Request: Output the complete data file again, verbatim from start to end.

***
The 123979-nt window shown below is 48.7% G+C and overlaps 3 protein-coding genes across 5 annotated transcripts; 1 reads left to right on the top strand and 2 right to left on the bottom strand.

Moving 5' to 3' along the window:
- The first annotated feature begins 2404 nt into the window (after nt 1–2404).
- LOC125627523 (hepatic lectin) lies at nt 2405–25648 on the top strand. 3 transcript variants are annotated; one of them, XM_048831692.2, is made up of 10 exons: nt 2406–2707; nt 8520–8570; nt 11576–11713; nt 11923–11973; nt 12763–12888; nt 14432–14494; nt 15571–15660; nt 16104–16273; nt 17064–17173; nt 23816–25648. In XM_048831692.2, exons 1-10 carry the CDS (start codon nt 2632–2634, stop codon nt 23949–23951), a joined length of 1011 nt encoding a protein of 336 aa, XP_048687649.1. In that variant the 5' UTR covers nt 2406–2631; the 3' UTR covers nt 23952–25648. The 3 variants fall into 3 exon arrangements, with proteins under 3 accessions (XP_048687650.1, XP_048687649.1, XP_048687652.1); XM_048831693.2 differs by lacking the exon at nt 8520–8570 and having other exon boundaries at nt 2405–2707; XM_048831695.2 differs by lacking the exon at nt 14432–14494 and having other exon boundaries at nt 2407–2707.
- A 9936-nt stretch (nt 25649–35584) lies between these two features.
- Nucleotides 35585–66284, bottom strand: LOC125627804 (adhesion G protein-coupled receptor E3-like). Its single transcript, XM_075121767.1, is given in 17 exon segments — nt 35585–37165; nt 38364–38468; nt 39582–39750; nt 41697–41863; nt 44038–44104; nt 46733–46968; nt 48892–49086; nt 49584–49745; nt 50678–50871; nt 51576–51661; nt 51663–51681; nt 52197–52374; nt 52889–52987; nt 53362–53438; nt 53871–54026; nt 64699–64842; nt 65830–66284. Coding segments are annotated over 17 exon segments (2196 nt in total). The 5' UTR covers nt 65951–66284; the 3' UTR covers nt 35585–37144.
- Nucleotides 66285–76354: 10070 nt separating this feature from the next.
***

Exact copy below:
The 123979-nt window shown below is 48.7% G+C and overlaps 3 protein-coding genes across 5 annotated transcripts; 1 reads left to right on the top strand and 2 right to left on the bottom strand.

Moving 5' to 3' along the window:
- The first annotated feature begins 2404 nt into the window (after nt 1–2404).
- LOC125627523 (hepatic lectin) lies at nt 2405–25648 on the top strand. 3 transcript variants are annotated; one of them, XM_048831692.2, is made up of 10 exons: nt 2406–2707; nt 8520–8570; nt 11576–11713; nt 11923–11973; nt 12763–12888; nt 14432–14494; nt 15571–15660; nt 16104–16273; nt 17064–17173; nt 23816–25648. In XM_048831692.2, exons 1-10 carry the CDS (start codon nt 2632–2634, stop codon nt 23949–23951), a joined length of 1011 nt encoding a protein of 336 aa, XP_048687649.1. In that variant the 5' UTR covers nt 2406–2631; the 3' UTR covers nt 23952–25648. The 3 variants fall into 3 exon arrangements, with proteins under 3 accessions (XP_048687650.1, XP_048687649.1, XP_048687652.1); XM_048831693.2 differs by lacking the exon at nt 8520–8570 and having other exon boundaries at nt 2405–2707; XM_048831695.2 differs by lacking the exon at nt 14432–14494 and having other exon boundaries at nt 2407–2707.
- A 9936-nt stretch (nt 25649–35584) lies between these two features.
- Nucleotides 35585–66284, bottom strand: LOC125627804 (adhesion G protein-coupled receptor E3-like). Its single transcript, XM_075121767.1, is given in 17 exon segments — nt 35585–37165; nt 38364–38468; nt 39582–39750; nt 41697–41863; nt 44038–44104; nt 46733–46968; nt 48892–49086; nt 49584–49745; nt 50678–50871; nt 51576–51661; nt 51663–51681; nt 52197–52374; nt 52889–52987; nt 53362–53438; nt 53871–54026; nt 64699–64842; nt 65830–66284. Coding segments are annotated over 17 exon segments (2196 nt in total). The 5' UTR covers nt 65951–66284; the 3' UTR covers nt 35585–37144.
- Nucleotides 66285–76354: 10070 nt separating this feature from the next.